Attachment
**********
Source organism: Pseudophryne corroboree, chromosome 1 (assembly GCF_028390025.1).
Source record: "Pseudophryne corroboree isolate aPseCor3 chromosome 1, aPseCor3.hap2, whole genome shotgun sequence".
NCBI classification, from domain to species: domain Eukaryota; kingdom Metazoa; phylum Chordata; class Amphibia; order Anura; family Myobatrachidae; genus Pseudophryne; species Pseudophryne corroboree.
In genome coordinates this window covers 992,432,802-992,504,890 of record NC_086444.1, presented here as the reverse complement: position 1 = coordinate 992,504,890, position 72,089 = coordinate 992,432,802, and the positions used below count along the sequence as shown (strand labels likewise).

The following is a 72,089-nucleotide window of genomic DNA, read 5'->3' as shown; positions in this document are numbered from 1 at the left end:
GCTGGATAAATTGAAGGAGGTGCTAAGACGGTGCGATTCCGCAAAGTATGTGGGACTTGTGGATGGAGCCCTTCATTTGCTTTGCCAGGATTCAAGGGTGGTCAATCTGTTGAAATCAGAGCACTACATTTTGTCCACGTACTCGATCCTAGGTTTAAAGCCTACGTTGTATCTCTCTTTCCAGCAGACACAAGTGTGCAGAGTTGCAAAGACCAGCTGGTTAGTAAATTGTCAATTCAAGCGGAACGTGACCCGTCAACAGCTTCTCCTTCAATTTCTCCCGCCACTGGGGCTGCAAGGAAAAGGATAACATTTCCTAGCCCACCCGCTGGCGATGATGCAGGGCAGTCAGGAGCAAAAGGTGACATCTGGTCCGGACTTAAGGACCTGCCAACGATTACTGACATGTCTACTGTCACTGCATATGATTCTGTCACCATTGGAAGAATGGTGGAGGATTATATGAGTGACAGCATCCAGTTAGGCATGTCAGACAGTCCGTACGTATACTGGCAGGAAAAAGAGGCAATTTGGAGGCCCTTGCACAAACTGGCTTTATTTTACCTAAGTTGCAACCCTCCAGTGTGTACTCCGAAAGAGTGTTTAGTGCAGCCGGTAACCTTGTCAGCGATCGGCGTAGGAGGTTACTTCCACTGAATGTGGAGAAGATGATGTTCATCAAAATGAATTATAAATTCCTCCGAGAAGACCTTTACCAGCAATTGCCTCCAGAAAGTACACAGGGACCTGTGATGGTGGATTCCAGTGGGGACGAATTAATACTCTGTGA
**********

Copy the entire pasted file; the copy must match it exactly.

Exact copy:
Source organism: Pseudophryne corroboree, chromosome 1 (assembly GCF_028390025.1).
Source record: "Pseudophryne corroboree isolate aPseCor3 chromosome 1, aPseCor3.hap2, whole genome shotgun sequence".
NCBI classification, from domain to species: domain Eukaryota; kingdom Metazoa; phylum Chordata; class Amphibia; order Anura; family Myobatrachidae; genus Pseudophryne; species Pseudophryne corroboree.
In genome coordinates this window covers 992,432,802-992,504,890 of record NC_086444.1, presented here as the reverse complement: position 1 = coordinate 992,504,890, position 72,089 = coordinate 992,432,802, and the positions used below count along the sequence as shown (strand labels likewise).

The following is a 72,089-nucleotide window of genomic DNA, read 5'->3' as shown; positions in this document are numbered from 1 at the left end:
GCTGGATAAATTGAAGGAGGTGCTAAGACGGTGCGATTCCGCAAAGTATGTGGGACTTGTGGATGGAGCCCTTCATTTGCTTTGCCAGGATTCAAGGGTGGTCAATCTGTTGAAATCAGAGCACTACATTTTGTCCACGTACTCGATCCTAGGTTTAAAGCCTACGTTGTATCTCTCTTTCCAGCAGACACAAGTGTGCAGAGTTGCAAAGACCAGCTGGTTAGTAAATTGTCAATTCAAGCGGAACGTGACCCGTCAACAGCTTCTCCTTCAATTTCTCCCGCCACTGGGGCTGCAAGGAAAAGGATAACATTTCCTAGCCCACCCGCTGGCGATGATGCAGGGCAGTCAGGAGCAAAAGGTGACATCTGGTCCGGACTTAAGGACCTGCCAACGATTACTGACATGTCTACTGTCACTGCATATGATTCTGTCACCATTGGAAGAATGGTGGAGGATTATATGAGTGACAGCATCCAGTTAGGCATGTCAGACAGTCCGTACGTATACTGGCAGGAAAAAGAGGCAATTTGGAGGCCCTTGCACAAACTGGCTTTATTTTACCTAAGTTGCAACCCTCCAGTGTGTACTCCGAAAGAGTGTTTAGTGCAGCCGGTAACCTTGTCAGCGATCGGCGTAGGAGGTTACTTCCACTGAATGTGGAGAAGATGATGTTCATCAAAATGAATTATAAATTCCTCCGAGAAGACCTTTACCAGCAATTGCCTCCAGAAAGTACACAGGGACCTGTGATGGTGGATTCCAGTGGGGACGAATTAATACTCTGTGA